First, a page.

Mark Barrett presented Ireland as an excellent jurisdiction to own intellectual property rights, citing the 12.5% standard tax rate for trading companies which could also be applied to passive income if the company is actively managing its licence negotiations and participating in the R & D process. Research and development work itself can qualify for a 25% tax credit and this may be offset against a corporate tax liability with excess even being refunded to the tax payer for example against PAYE liabilities. Moreover, income from qualifying patents is entirely exempt up to a limit of €5mn per annum, and there is no need to register the patent in Ireland for this exemption to be available. And finally, income earned by writers, composers etc will be exempt from Irish income tax under certain circumstances.
16. Conduit licensing companies
Heinz Zimmermann asked the question whether an intermediary licensing company is a conduit company or a valid entity, and cited the German rules concerning conduit structures. Basically, interposed entities are to be disregarded if the ultimate beneficiary would not benefit from income received direct from Germany e.g. a BVI company that has no treaty with Germany. Moreover, there is a general anti avoidance law which treats the interposition of conduit companies as an abuse of law. However, he accepted that companies may be incorporated within the European Union without being qualified as conduit companies, and therefore the use of Dutch and Luxembourg licensing companies may still be available.
17. The Luxembourg securitisation entity
Although primarily discussing the beneficial Luxembourg tax regime whereby 80% of gross income is considered a deemed income deduction for self developed patents exploited by the taxpayer itself (leading to a 5.72% effective Luxembourg tax rate), Herman Troskie discussed an entity which could be very useful for international tax planning, the Societe de Titrisation. This entity is a securitisation company which is a normal Luxembourg company and which can benefit from double tax treaty exemptions in respect of royalty income. Its shareholders may even be Luxembourg individuals, but investors can invest in the securities company either through special shares issued or through participating bonds, each of which can be “stapled” to specific underlying assets of the Luxembourg company. Thus real estate may be owned by a securitisation company in order to avoid net wealth tax or inheritance tax in the country where the real estate is located, or the special taxes such as the 3% tax in France, Spain and Portugal designed to attack corporate structures beneficially owned by relevant individuals.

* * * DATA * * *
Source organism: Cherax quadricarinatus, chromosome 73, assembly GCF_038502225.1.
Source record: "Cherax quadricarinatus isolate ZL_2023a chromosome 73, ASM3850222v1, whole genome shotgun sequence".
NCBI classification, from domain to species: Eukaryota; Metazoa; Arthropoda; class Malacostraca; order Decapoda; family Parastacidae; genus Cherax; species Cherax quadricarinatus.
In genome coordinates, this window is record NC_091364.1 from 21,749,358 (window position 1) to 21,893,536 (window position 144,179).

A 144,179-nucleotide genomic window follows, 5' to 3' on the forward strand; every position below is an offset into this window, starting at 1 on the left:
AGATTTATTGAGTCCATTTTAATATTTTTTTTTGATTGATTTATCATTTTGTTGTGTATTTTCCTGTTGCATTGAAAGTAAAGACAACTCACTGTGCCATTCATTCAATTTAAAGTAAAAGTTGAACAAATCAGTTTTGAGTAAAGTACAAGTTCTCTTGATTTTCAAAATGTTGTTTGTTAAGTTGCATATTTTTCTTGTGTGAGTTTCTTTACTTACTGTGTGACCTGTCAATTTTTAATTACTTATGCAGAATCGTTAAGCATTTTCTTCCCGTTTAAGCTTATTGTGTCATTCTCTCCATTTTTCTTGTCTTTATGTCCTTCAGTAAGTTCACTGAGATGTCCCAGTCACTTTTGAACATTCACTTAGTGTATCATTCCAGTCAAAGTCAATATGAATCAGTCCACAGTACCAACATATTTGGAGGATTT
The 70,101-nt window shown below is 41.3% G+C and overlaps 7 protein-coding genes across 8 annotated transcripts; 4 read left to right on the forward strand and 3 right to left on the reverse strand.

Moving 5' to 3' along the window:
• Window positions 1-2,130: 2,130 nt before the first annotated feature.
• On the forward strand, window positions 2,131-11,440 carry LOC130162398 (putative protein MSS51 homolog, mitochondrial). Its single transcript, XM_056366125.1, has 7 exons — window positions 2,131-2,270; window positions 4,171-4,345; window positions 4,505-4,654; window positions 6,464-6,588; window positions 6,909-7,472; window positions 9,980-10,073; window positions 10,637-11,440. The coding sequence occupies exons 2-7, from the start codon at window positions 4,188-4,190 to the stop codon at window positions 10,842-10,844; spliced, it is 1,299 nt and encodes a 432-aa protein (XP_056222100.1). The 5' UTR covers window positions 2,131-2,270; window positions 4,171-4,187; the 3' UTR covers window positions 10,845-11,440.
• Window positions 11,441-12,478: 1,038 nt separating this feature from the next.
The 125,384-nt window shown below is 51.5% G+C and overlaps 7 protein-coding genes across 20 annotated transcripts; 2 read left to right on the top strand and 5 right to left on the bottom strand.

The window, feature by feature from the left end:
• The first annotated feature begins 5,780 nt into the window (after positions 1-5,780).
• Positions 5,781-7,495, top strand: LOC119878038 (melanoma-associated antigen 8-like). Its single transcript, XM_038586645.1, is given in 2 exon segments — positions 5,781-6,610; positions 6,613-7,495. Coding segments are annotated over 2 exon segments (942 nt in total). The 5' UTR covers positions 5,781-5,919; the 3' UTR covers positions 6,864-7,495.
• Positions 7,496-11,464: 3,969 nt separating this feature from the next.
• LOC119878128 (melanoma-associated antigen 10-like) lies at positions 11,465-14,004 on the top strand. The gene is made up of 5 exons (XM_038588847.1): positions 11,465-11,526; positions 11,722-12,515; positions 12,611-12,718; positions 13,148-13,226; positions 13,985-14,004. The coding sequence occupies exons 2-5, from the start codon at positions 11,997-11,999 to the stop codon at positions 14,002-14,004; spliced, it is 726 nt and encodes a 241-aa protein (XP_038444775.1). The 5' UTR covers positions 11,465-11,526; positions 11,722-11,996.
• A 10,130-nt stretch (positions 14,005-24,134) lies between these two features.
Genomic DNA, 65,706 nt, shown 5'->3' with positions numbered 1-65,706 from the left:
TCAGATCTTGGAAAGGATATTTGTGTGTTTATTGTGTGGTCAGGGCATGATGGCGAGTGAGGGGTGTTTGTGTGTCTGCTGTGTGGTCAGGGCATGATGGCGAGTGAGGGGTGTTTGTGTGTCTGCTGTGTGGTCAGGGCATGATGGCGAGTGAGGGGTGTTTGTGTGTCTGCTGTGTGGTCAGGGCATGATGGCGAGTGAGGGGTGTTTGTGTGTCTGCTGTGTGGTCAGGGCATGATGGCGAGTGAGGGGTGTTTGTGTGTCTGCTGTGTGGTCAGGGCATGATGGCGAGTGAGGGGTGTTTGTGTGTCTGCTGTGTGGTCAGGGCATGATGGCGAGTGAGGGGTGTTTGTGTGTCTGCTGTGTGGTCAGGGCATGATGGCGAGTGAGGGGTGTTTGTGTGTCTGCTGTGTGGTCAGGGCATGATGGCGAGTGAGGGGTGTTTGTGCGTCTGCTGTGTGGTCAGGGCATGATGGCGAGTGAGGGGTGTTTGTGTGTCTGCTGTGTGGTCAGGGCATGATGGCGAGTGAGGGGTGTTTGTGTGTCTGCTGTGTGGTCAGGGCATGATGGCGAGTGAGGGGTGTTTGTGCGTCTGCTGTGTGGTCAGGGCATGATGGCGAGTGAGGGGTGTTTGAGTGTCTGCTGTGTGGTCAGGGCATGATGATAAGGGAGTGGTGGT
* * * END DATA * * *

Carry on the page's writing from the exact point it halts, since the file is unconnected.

18. The Dutch regime for intellectual property rights
Christian Strik explained that Dutch licensing companies were always hitherto conduit companies where royalties were received from licensees and paid out to a head licensor subject to a 7% maximum spread of royalty income permitted by the Dutch tax administration, on which Dutch tax would be payable. Although conduit companies may still be relevant, Dutch legislation has introduced the box system of taxation whereby the patent box may be ticked in respect of income received from licensees without the need to pay a head licensor, but still with a beneficial tax consequence. Thus in total the Dutch tax rate will be 5% in respect of royalty income with the ability to benefit from lower rates of withholding taxes according to Netherlands treaties, subject to limitation of benefits clauses. Moreover, Christian introduced the concept of being able to split economic ownership from legal ownership, so that the patents could perhaps be owned by an offshore company that permits royalty income to be earned by a Dutch subsidiary subject to tax within the patents box.
19. Re-domiciliation of R & D companies with valuable rights